6

I saw the light at the end of the fiber optic cable as soon as you said that these are students of electronics. There is nothing more modular and encapsulated than that! Software is simply electronics without the hardware part. If you said to them, "What are the building blocks of a simple AM radio receiver?" they would (hopefully) reply something like: ...


5

Instead of an example, use a metaphor. Get yourself a frisbee - ultimate disk and two packs of sticky notes. You are the caller of a function. Another person is the function itself. Write a value on the sticky note and stick it to the frisbee. The pass it to the function (person). The person catches the disk, and replaces the stick note with a new one with a ...


4

Create an object that creates a new file and writes in to it over several method invocations (not just one). Assure that the object has been deleted before continuing (Make the object go out of scope on the stack or delete a reference and let the reference go out of scope.) You need to assure that he file was closed. The destructor is the proper place to ...


4

To give or not to give, that is the question There are actually several possibilities that reflect how you want the provided solution to be used. For context, I am an instructor at Colorado State University and I am discussing assignments that students might encounter in the first two to three years (not CS1). Don't ever give the students solutions The ...


4

I post solutions after the due date of an assignment. And usually, I'll go over them in class as well. Two birds... Students get to see at least one working solution, although I try to come up with several. Posting the solution serves as a good block to students asking to turn in assignments late. They'll understand pretty well that they can't turn it in ...


4

Whether this is a good plan or not depends on some things, most especially the nature of your students. However, it seems a bit too unstructured. If you have a general mix of student ability it could cause problems unless you incorporate the questions from the site(s) more formally into your teaching. There are a lot of questions available, I would guess ...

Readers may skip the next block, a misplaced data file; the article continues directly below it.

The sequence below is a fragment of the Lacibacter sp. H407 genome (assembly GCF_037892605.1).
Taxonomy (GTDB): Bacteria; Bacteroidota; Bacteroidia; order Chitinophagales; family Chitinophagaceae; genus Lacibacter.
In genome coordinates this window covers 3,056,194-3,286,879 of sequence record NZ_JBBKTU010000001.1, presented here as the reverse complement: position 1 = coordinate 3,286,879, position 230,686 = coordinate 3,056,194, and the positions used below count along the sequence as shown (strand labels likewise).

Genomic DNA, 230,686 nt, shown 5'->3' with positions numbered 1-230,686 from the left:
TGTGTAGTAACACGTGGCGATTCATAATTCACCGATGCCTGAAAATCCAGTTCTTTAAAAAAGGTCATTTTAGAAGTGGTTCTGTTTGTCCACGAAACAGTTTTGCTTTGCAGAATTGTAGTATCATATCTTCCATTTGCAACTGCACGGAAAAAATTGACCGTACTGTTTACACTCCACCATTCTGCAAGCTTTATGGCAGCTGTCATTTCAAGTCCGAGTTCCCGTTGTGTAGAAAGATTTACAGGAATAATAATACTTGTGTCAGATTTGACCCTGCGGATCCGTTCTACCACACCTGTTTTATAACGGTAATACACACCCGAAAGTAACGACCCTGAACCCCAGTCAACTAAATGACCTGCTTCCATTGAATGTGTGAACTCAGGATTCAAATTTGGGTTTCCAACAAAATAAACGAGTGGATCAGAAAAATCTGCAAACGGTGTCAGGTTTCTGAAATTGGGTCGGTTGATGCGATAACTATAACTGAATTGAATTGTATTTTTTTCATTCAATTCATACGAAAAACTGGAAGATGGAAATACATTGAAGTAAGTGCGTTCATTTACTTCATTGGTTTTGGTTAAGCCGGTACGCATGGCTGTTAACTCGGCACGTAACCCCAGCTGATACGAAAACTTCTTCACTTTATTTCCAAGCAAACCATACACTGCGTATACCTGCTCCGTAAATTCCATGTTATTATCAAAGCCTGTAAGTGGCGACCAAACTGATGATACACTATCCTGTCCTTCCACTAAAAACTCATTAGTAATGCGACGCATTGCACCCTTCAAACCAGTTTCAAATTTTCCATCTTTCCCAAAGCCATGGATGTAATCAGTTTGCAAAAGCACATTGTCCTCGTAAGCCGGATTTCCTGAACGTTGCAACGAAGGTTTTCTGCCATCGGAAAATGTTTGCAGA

4

One of the interesting things added to java in v8 is functional interfaces. Previously java only matched things up and verified correctness by type (type names). With functional interfaces, java now looks at the structure of code in certain situations. I can add examples to this answer to clarify if anyone asks. One interesting feature you can add is a ...


4

Don't provide code dumps. Provide guides that outline the process of solving the problem. Create a function that squares a number passed to it Don't just give out a fully-coded solution. The answer to this question is not as simple as regurgitating the syntax. It's a process of breaking the question down into smaller steps and taking those steps on one ...


3

Reading an answer is not the same thing as solving a problem. I think different areas of the brain are engaged. Solving the problem yourself is a stronger reinforcement of the ideas certainly. Frustration is a mind killer. Students shouldn't be frustrated when they are trying to learn and as novices they have few tools for problem solving. So, to resolve ...


3

There are 2 good examples of patterns where the destuctor is a key. This way you can teach a couple of useful patterns on the way. RAII - Resource Acquisition Is Initiation Rule of 3/5/0 It's easy to give a RAII assignment, just any C style handle that can be released in the end (Like a File handle, windows handle, etc). If they are more advanced, you ...


3

Classification problems are reasonable candidates. For instance, I wrote a GA that looked at the mushroom dataset taken from the UCI Machine Learning Repository with the goal of classifying an unknown mushroom as safe or poisonous based on its traits. Each candidate solution encoded a series of rules (Red cap means poisonous, blue spores are safe). During ...


3

I think you have left out two essential elements here. Your first two points leave the students passive consumers. The last is about testing. But there is no guarantee of any learning in between. In some ways, the two most important pedagogical ideas are Active Student Constant Feedback You need to ask your students to create things and you need to give ...


3

You could have a hierarchy based on an abstract class or interface Car, with implementations/subclasses for ElectricCar, HybridCar, GasBurningCar, etc. This illustrates that there can be very different implementations for an interface. Each class would have different additional members. For example, a GasBurningCar could have a maximum amount of gas (in ...


2

I have used an example of a machine which has a serial number and a state. It can be turned on and off, it can be told to give out its serial number. A bMachine can be powercycled (inheritance from machine). There is a machinedesk which contains machines. They can self check. I worked through a whole range of 'things' that the objects could do to ...


2

One example that isn't necessarily exciting but would allow for a lot of class design is a Shape interface. From there let's say you have Quadrilateral, Ellipse, and Triangle as classes which implement Shape. You could do some really cool things by including as methods formulas for area and perimeter. Additionally, within Quadrilateral, you could further ...